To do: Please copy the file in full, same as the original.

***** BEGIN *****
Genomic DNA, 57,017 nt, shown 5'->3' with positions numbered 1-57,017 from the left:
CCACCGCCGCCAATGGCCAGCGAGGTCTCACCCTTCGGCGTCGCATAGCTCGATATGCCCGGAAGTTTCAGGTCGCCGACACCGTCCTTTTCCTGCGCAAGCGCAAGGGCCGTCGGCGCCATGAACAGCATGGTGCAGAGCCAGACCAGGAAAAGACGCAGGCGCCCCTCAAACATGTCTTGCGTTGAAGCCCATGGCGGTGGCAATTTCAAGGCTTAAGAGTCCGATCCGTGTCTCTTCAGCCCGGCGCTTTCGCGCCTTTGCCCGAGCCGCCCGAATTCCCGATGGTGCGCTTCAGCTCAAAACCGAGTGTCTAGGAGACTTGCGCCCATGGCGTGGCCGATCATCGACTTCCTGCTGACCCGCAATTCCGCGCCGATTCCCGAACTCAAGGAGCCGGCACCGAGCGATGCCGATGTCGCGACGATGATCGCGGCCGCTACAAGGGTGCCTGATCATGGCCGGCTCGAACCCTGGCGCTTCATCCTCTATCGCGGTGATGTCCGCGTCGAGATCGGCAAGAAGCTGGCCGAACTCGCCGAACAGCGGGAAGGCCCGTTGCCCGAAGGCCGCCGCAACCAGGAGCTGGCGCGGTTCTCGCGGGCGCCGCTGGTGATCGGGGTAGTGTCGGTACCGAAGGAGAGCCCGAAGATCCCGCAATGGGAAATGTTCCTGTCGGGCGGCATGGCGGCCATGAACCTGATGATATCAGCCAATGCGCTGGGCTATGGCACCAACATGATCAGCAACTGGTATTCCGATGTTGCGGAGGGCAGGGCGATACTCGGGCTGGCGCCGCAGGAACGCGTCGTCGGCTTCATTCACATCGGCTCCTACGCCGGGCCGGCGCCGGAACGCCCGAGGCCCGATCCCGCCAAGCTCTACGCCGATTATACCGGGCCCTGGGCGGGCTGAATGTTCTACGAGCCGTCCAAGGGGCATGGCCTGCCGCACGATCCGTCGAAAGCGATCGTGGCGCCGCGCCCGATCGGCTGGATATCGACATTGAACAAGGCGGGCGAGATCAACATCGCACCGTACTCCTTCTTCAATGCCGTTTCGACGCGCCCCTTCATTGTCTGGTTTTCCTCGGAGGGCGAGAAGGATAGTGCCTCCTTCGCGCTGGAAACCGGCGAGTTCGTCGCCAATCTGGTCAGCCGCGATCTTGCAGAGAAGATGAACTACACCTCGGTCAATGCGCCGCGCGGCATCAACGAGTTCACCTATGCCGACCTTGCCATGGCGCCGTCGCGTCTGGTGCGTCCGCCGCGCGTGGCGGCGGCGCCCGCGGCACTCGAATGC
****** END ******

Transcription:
Genomic DNA, 57,017 nt, shown 5'->3' with positions numbered 1-57,017 from the left:
CCACCGCCGCCAATGGCCAGCGAGGTCTCACCCTTCGGCGTCGCATAGCTCGATATGCCCGGAAGTTTCAGGTCGCCGACACCGTCCTTTTCCTGCGCAAGCGCAAGGGCCGTCGGCGCCATGAACAGCATGGTGCAGAGCCAGACCAGGAAAAGACGCAGGCGCCCCTCAAACATGTCTTGCGTTGAAGCCCATGGCGGTGGCAATTTCAAGGCTTAAGAGTCCGATCCGTGTCTCTTCAGCCCGGCGCTTTCGCGCCTTTGCCCGAGCCGCCCGAATTCCCGATGGTGCGCTTCAGCTCAAAACCGAGTGTCTAGGAGACTTGCGCCCATGGCGTGGCCGATCATCGACTTCCTGCTGACCCGCAATTCCGCGCCGATTCCCGAACTCAAGGAGCCGGCACCGAGCGATGCCGATGTCGCGACGATGATCGCGGCCGCTACAAGGGTGCCTGATCATGGCCGGCTCGAACCCTGGCGCTTCATCCTCTATCGCGGTGATGTCCGCGTCGAGATCGGCAAGAAGCTGGCCGAACTCGCCGAACAGCGGGAAGGCCCGTTGCCCGAAGGCCGCCGCAACCAGGAGCTGGCGCGGTTCTCGCGGGCGCCGCTGGTGATCGGGGTAGTGTCGGTACCGAAGGAGAGCCCGAAGATCCCGCAATGGGAAATGTTCCTGTCGGGCGGCATGGCGGCCATGAACCTGATGATATCAGCCAATGCGCTGGGCTATGGCACCAACATGATCAGCAACTGGTATTCCGATGTTGCGGAGGGCAGGGCGATACTCGGGCTGGCGCCGCAGGAACGCGTCGTCGGCTTCATTCACATCGGCTCCTACGCCGGGCCGGCGCCGGAACGCCCGAGGCCCGATCCCGCCAAGCTCTACGCCGATTATACCGGGCCCTGGGCGGGCTGAATGTTCTACGAGCCGTCCAAGGGGCATGGCCTGCCGCACGATCCGTCGAAAGCGATCGTGGCGCCGCGCCCGATCGGCTGGATATCGACATTGAACAAGGCGGGCGAGATCAACATCGCACCGTACTCCTTCTTCAATGCCGTTTCGACGCGCCCCTTCATTGTCTGGTTTTCCTCGGAGGGCGAGAAGGATAGTGCCTCCTTCGCGCTGGAAACCGGCGAGTTCGTCGCCAATCTGGTCAGCCGCGATCTTGCAGAGAAGATGAACTACACCTCGGTCAATGCGCCGCGCGGCATCAACGAGTTCACCTATGCCGACCTTGCCATGGCGCCGTCGCGTCTGGTGCGTCCGCCGCGCGTGGCGGCGGCGCCCGCGGCACTCGAATGC